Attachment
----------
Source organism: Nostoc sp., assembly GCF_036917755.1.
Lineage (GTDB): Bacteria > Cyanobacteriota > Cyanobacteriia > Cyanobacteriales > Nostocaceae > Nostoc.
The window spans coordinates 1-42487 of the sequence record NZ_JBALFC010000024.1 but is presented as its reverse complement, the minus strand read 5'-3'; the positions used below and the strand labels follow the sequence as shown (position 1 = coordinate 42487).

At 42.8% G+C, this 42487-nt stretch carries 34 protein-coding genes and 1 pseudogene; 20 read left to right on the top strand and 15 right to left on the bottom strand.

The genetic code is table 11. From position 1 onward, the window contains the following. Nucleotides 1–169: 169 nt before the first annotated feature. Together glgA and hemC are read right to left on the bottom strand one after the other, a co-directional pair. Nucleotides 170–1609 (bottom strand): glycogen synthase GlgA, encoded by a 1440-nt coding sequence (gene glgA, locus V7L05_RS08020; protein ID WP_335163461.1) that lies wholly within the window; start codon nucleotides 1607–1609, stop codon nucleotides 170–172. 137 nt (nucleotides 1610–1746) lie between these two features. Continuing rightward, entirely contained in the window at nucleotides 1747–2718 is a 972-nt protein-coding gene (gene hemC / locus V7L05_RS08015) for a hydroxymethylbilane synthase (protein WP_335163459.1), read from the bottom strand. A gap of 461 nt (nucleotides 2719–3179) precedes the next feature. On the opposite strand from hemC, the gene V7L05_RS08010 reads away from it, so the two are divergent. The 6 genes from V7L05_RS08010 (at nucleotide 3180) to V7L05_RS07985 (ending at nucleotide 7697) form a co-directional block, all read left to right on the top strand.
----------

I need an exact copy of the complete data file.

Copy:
Source organism: Nostoc sp., assembly GCF_036917755.1.
Lineage (GTDB): Bacteria > Cyanobacteriota > Cyanobacteriia > Cyanobacteriales > Nostocaceae > Nostoc.
The window spans coordinates 1-42487 of the sequence record NZ_JBALFC010000024.1 but is presented as its reverse complement, the minus strand read 5'-3'; the positions used below and the strand labels follow the sequence as shown (position 1 = coordinate 42487).

At 42.8% G+C, this 42487-nt stretch carries 34 protein-coding genes and 1 pseudogene; 20 read left to right on the top strand and 15 right to left on the bottom strand.

The genetic code is table 11. From position 1 onward, the window contains the following. Nucleotides 1–169: 169 nt before the first annotated feature. Together glgA and hemC are read right to left on the bottom strand one after the other, a co-directional pair. Nucleotides 170–1609 (bottom strand): glycogen synthase GlgA, encoded by a 1440-nt coding sequence (gene glgA, locus V7L05_RS08020; protein ID WP_335163461.1) that lies wholly within the window; start codon nucleotides 1607–1609, stop codon nucleotides 170–172. 137 nt (nucleotides 1610–1746) lie between these two features. Continuing rightward, entirely contained in the window at nucleotides 1747–2718 is a 972-nt protein-coding gene (gene hemC / locus V7L05_RS08015) for a hydroxymethylbilane synthase (protein WP_335163459.1), read from the bottom strand. A gap of 461 nt (nucleotides 2719–3179) precedes the next feature. On the opposite strand from hemC, the gene V7L05_RS08010 reads away from it, so the two are divergent. The 6 genes from V7L05_RS08010 (at nucleotide 3180) to V7L05_RS07985 (ending at nucleotide 7697) form a co-directional block, all read left to right on the top strand.